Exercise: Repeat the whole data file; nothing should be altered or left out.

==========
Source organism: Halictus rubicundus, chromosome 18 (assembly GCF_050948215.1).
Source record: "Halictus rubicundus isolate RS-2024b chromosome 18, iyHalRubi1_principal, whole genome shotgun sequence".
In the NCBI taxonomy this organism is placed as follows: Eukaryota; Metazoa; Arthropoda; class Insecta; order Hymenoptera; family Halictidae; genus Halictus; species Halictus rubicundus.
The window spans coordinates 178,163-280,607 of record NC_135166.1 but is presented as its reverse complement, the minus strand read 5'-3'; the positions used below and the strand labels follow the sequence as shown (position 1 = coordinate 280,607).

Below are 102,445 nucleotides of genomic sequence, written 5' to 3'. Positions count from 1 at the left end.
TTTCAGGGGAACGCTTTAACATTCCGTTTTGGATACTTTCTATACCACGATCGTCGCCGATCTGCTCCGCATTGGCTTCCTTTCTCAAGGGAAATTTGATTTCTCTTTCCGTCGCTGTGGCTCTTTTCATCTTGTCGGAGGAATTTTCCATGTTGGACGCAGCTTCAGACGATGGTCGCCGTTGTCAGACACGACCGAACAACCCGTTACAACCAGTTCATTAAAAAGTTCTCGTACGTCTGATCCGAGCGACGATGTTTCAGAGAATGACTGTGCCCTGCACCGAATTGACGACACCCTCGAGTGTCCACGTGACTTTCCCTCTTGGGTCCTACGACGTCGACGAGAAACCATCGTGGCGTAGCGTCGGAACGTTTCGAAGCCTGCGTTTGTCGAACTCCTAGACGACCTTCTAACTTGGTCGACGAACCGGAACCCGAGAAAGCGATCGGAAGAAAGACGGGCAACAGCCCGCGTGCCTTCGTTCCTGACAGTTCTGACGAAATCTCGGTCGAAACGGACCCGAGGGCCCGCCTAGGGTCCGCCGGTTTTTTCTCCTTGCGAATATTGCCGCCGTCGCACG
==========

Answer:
Source organism: Halictus rubicundus, chromosome 18 (assembly GCF_050948215.1).
Source record: "Halictus rubicundus isolate RS-2024b chromosome 18, iyHalRubi1_principal, whole genome shotgun sequence".
In the NCBI taxonomy this organism is placed as follows: Eukaryota; Metazoa; Arthropoda; class Insecta; order Hymenoptera; family Halictidae; genus Halictus; species Halictus rubicundus.
The window spans coordinates 178,163-280,607 of record NC_135166.1 but is presented as its reverse complement, the minus strand read 5'-3'; the positions used below and the strand labels follow the sequence as shown (position 1 = coordinate 280,607).

Below are 102,445 nucleotides of genomic sequence, written 5' to 3'. Positions count from 1 at the left end.
TTTCAGGGGAACGCTTTAACATTCCGTTTTGGATACTTTCTATACCACGATCGTCGCCGATCTGCTCCGCATTGGCTTCCTTTCTCAAGGGAAATTTGATTTCTCTTTCCGTCGCTGTGGCTCTTTTCATCTTGTCGGAGGAATTTTCCATGTTGGACGCAGCTTCAGACGATGGTCGCCGTTGTCAGACACGACCGAACAACCCGTTACAACCAGTTCATTAAAAAGTTCTCGTACGTCTGATCCGAGCGACGATGTTTCAGAGAATGACTGTGCCCTGCACCGAATTGACGACACCCTCGAGTGTCCACGTGACTTTCCCTCTTGGGTCCTACGACGTCGACGAGAAACCATCGTGGCGTAGCGTCGGAACGTTTCGAAGCCTGCGTTTGTCGAACTCCTAGACGACCTTCTAACTTGGTCGACGAACCGGAACCCGAGAAAGCGATCGGAAGAAAGACGGGCAACAGCCCGCGTGCCTTCGTTCCTGACAGTTCTGACGAAATCTCGGTCGAAACGGACCCGAGGGCCCGCCTAGGGTCCGCCGGTTTTTTCTCCTTGCGAATATTGCCGCCGTCGCACG